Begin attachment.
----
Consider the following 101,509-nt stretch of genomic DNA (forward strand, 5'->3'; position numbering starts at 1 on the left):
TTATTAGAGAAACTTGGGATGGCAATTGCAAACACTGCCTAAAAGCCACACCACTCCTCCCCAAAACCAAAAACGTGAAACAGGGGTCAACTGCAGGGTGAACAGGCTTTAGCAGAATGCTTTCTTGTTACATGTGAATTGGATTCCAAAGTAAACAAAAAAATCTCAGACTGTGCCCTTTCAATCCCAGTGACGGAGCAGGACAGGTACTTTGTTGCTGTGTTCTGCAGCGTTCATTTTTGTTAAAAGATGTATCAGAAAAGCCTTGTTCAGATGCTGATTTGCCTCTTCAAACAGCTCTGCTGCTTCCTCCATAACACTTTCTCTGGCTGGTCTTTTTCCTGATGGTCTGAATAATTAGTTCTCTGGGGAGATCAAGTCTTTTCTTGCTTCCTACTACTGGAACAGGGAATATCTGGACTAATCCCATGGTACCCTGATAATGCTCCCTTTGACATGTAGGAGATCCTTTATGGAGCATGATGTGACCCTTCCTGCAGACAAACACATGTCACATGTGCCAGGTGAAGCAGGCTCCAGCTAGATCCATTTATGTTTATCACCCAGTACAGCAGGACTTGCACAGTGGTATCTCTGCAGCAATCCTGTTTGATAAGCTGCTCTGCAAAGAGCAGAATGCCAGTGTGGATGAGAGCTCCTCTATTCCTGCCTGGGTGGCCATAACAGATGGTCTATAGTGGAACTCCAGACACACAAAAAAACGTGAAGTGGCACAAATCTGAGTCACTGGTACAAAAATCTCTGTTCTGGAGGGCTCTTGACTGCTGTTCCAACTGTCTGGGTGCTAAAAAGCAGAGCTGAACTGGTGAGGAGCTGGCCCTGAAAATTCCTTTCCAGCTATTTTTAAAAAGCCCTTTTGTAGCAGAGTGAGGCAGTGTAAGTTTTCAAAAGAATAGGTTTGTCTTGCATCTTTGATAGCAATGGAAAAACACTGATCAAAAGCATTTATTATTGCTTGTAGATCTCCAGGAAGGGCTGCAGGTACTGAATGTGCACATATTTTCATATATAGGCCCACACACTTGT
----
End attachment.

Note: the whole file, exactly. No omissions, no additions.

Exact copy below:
Consider the following 101,509-nt stretch of genomic DNA (forward strand, 5'->3'; position numbering starts at 1 on the left):
TTATTAGAGAAACTTGGGATGGCAATTGCAAACACTGCCTAAAAGCCACACCACTCCTCCCCAAAACCAAAAACGTGAAACAGGGGTCAACTGCAGGGTGAACAGGCTTTAGCAGAATGCTTTCTTGTTACATGTGAATTGGATTCCAAAGTAAACAAAAAAATCTCAGACTGTGCCCTTTCAATCCCAGTGACGGAGCAGGACAGGTACTTTGTTGCTGTGTTCTGCAGCGTTCATTTTTGTTAAAAGATGTATCAGAAAAGCCTTGTTCAGATGCTGATTTGCCTCTTCAAACAGCTCTGCTGCTTCCTCCATAACACTTTCTCTGGCTGGTCTTTTTCCTGATGGTCTGAATAATTAGTTCTCTGGGGAGATCAAGTCTTTTCTTGCTTCCTACTACTGGAACAGGGAATATCTGGACTAATCCCATGGTACCCTGATAATGCTCCCTTTGACATGTAGGAGATCCTTTATGGAGCATGATGTGACCCTTCCTGCAGACAAACACATGTCACATGTGCCAGGTGAAGCAGGCTCCAGCTAGATCCATTTATGTTTATCACCCAGTACAGCAGGACTTGCACAGTGGTATCTCTGCAGCAATCCTGTTTGATAAGCTGCTCTGCAAAGAGCAGAATGCCAGTGTGGATGAGAGCTCCTCTATTCCTGCCTGGGTGGCCATAACAGATGGTCTATAGTGGAACTCCAGACACACAAAAAAACGTGAAGTGGCACAAATCTGAGTCACTGGTACAAAAATCTCTGTTCTGGAGGGCTCTTGACTGCTGTTCCAACTGTCTGGGTGCTAAAAAGCAGAGCTGAACTGGTGAGGAGCTGGCCCTGAAAATTCCTTTCCAGCTATTTTTAAAAAGCCCTTTTGTAGCAGAGTGAGGCAGTGTAAGTTTTCAAAAGAATAGGTTTGTCTTGCATCTTTGATAGCAATGGAAAAACACTGATCAAAAGCATTTATTATTGCTTGTAGATCTCCAGGAAGGGCTGCAGGTACTGAATGTGCACATATTTTCATATATAGGCCCACACACTTGT